Tracing where people have been and who they’ve met can be effective for battling disease. But, oh boy, does it lend itself to abuse.
by J.D. Tuccille
As if the viral-lockdown apocalypse wasn’t already weird enough, now it looks like we’ll be dealing with battalions of cootie cops checking on our comings and goings. Technically, they’re “contact tracers” and their jobs involve speaking with people who test positive for the novel coronavirus, identifying those to whom they may have transmitted disease, and advising self-quarantine and self-monitoring for symptoms. It’s a tactic that has proven useful in other countries when properly implemented, and it’s supposed to focus on actual vectors of infection rather than on whole populations. But “properly implemented” is the key here, because, oh boy, does the prospect of an army of government interrogators set loose upon the land lend itself to abuse.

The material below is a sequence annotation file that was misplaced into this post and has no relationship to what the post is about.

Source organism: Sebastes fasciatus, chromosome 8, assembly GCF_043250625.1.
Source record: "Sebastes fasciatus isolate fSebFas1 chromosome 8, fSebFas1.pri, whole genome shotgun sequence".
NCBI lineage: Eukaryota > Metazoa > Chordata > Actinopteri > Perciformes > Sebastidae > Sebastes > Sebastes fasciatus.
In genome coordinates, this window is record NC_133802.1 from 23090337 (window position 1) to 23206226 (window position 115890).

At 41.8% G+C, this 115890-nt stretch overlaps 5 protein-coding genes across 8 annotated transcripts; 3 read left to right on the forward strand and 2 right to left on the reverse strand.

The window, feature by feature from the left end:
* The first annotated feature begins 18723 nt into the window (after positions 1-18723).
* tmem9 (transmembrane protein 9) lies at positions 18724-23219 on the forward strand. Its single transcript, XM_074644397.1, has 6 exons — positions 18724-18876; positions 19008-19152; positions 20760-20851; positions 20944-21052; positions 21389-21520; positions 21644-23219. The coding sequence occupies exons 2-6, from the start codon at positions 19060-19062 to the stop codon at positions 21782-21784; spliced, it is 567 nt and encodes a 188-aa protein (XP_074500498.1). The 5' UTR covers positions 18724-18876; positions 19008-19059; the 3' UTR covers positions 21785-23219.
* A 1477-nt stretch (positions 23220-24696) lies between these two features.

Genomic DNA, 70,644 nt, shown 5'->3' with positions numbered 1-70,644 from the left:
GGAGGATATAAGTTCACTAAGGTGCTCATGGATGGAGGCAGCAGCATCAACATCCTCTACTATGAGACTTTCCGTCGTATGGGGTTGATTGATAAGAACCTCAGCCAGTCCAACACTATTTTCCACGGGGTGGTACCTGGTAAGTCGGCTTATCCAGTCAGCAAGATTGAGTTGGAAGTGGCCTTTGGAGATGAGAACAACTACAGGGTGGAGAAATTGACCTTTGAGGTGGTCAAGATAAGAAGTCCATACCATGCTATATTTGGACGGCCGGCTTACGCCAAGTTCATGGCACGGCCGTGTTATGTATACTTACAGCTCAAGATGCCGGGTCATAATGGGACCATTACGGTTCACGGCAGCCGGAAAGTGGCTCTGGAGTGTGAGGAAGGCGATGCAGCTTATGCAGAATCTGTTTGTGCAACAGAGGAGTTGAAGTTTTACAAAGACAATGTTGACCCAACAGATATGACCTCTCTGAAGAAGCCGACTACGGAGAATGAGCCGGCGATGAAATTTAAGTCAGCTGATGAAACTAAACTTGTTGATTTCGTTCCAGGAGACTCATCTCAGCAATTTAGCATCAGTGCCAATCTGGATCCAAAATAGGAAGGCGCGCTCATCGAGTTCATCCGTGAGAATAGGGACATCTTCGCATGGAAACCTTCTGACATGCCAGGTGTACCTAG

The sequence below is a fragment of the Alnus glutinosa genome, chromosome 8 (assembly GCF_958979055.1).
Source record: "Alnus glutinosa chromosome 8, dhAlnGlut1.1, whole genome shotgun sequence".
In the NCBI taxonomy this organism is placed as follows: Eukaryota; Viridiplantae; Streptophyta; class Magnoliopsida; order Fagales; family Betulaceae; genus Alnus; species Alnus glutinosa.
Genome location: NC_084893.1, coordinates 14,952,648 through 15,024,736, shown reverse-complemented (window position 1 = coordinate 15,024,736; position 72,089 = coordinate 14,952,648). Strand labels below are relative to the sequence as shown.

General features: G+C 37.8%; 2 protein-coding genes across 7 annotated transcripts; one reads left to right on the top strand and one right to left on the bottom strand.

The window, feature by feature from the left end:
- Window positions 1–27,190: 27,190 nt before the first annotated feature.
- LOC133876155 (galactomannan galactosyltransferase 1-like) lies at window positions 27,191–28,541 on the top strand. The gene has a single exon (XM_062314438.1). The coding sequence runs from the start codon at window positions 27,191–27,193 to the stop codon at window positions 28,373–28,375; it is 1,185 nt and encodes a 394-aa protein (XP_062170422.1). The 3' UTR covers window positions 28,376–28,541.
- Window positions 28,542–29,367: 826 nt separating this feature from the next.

Much early talk about contact tracing was on technological tools, like phone apps. Those can be helpful, but they raise privacy concerns of their own, which contribute to resistance to their use. That reluctance has revived talk of traditional contact tracing using people to identify and question anybody who tests positive. Words like battalions and army really do capture the vastness of what’s being proposed.